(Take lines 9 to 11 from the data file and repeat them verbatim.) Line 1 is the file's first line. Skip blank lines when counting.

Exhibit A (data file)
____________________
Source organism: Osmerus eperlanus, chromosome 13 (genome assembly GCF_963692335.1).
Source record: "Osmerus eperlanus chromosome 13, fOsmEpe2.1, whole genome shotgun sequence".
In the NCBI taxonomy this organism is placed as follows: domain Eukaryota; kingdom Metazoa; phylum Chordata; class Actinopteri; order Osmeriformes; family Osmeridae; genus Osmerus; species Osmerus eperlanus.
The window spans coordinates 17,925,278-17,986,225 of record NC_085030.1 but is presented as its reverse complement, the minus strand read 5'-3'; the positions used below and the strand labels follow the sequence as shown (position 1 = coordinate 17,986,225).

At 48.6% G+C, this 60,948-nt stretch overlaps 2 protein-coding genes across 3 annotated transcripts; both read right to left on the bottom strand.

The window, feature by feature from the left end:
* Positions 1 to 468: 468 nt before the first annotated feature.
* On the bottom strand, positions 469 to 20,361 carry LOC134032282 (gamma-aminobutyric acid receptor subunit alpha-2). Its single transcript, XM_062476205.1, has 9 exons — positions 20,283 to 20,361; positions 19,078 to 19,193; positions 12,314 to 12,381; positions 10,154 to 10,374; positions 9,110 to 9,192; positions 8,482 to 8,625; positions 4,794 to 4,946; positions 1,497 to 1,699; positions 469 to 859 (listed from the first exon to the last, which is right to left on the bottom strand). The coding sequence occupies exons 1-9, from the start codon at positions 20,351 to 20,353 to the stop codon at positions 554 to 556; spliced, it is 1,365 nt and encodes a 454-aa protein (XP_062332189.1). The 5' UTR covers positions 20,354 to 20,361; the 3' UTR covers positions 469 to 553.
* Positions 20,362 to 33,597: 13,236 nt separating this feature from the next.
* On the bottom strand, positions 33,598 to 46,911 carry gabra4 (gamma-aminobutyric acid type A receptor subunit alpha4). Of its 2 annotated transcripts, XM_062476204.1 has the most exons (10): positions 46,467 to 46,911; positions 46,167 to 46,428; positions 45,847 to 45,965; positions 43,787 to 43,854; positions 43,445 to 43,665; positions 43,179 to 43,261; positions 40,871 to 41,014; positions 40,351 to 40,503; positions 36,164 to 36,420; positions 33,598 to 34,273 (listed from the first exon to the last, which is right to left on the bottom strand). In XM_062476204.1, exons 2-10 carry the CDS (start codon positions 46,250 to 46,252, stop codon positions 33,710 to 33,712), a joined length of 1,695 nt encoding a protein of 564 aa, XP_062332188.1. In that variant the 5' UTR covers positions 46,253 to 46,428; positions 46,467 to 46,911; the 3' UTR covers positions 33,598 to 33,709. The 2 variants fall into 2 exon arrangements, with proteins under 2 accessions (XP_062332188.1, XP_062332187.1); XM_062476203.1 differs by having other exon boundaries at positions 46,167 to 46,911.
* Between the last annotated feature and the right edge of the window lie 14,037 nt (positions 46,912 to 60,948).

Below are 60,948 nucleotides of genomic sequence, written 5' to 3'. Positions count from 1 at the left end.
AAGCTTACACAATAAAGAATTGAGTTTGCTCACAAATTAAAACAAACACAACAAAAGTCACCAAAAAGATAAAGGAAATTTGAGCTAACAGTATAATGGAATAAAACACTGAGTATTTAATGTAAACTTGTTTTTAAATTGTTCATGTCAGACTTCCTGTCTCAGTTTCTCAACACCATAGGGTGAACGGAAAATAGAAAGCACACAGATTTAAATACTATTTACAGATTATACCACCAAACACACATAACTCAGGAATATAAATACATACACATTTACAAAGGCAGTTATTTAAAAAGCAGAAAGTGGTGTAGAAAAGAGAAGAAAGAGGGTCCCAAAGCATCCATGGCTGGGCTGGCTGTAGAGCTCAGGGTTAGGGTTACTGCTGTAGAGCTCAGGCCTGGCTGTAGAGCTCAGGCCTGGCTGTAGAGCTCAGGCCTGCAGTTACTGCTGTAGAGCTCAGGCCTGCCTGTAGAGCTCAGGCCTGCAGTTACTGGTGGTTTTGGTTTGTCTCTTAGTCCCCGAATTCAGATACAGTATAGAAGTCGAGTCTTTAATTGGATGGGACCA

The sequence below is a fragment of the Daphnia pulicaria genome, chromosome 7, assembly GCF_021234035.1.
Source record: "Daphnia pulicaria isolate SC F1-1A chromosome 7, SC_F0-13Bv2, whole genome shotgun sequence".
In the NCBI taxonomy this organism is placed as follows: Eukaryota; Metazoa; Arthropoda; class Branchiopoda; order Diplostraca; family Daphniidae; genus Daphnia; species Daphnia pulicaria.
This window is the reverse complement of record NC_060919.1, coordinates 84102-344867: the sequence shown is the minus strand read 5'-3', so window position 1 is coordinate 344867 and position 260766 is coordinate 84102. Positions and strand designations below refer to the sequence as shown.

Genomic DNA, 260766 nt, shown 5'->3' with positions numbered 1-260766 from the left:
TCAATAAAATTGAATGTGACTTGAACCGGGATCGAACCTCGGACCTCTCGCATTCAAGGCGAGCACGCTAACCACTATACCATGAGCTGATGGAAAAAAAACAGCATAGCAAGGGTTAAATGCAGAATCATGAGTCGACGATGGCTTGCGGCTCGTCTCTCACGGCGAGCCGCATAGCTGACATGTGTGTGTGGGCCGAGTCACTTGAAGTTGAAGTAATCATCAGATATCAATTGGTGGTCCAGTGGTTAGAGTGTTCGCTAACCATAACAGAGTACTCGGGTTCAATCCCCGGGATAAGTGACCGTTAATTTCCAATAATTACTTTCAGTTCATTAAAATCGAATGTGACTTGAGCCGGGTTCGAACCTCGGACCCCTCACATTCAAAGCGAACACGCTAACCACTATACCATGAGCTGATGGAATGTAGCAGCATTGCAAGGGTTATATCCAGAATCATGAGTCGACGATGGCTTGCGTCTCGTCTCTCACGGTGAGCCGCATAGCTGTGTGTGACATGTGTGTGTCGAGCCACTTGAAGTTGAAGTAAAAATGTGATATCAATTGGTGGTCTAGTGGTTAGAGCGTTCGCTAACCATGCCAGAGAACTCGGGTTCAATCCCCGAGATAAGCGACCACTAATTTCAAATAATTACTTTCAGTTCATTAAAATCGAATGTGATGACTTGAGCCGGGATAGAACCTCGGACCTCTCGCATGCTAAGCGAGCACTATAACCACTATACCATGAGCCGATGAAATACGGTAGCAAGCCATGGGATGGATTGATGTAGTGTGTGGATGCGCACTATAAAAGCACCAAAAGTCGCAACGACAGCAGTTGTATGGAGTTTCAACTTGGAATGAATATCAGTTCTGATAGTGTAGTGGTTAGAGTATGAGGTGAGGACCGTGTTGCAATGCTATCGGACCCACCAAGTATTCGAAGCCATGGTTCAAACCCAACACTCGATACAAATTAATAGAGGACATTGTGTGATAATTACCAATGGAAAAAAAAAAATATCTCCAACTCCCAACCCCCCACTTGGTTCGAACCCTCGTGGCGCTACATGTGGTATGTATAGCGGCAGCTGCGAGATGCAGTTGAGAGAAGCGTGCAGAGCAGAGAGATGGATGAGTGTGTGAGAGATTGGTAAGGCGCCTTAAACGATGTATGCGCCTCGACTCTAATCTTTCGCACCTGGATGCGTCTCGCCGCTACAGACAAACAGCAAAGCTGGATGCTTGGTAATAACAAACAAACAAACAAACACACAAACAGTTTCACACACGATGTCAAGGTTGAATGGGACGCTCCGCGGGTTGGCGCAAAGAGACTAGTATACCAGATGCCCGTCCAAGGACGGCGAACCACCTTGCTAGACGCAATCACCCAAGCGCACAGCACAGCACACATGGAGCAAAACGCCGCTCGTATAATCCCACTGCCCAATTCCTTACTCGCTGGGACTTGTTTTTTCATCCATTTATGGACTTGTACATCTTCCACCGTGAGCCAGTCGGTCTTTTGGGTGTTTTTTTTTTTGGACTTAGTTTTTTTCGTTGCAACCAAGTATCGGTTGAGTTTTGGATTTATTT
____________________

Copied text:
* Positions 20,362 to 33,597: 13,236 nt separating this feature from the next.
* On the bottom strand, positions 33,598 to 46,911 carry gabra4 (gamma-aminobutyric acid type A receptor subunit alpha4). Of its 2 annotated transcripts, XM_062476204.1 has the most exons (10): positions 46,467 to 46,911; positions 46,167 to 46,428; positions 45,847 to 45,965; positions 43,787 to 43,854; positions 43,445 to 43,665; positions 43,179 to 43,261; positions 40,871 to 41,014; positions 40,351 to 40,503; positions 36,164 to 36,420; positions 33,598 to 34,273 (listed from the first exon to the last, which is right to left on the bottom strand). In XM_062476204.1, exons 2-10 carry the CDS (start codon positions 46,250 to 46,252, stop codon positions 33,710 to 33,712), a joined length of 1,695 nt encoding a protein of 564 aa, XP_062332188.1. In that variant the 5' UTR covers positions 46,253 to 46,428; positions 46,467 to 46,911; the 3' UTR covers positions 33,598 to 33,709. The 2 variants fall into 2 exon arrangements, with proteins under 2 accessions (XP_062332188.1, XP_062332187.1); XM_062476203.1 differs by having other exon boundaries at positions 46,167 to 46,911.
* Between the last annotated feature and the right edge of the window lie 14,037 nt (positions 46,912 to 60,948).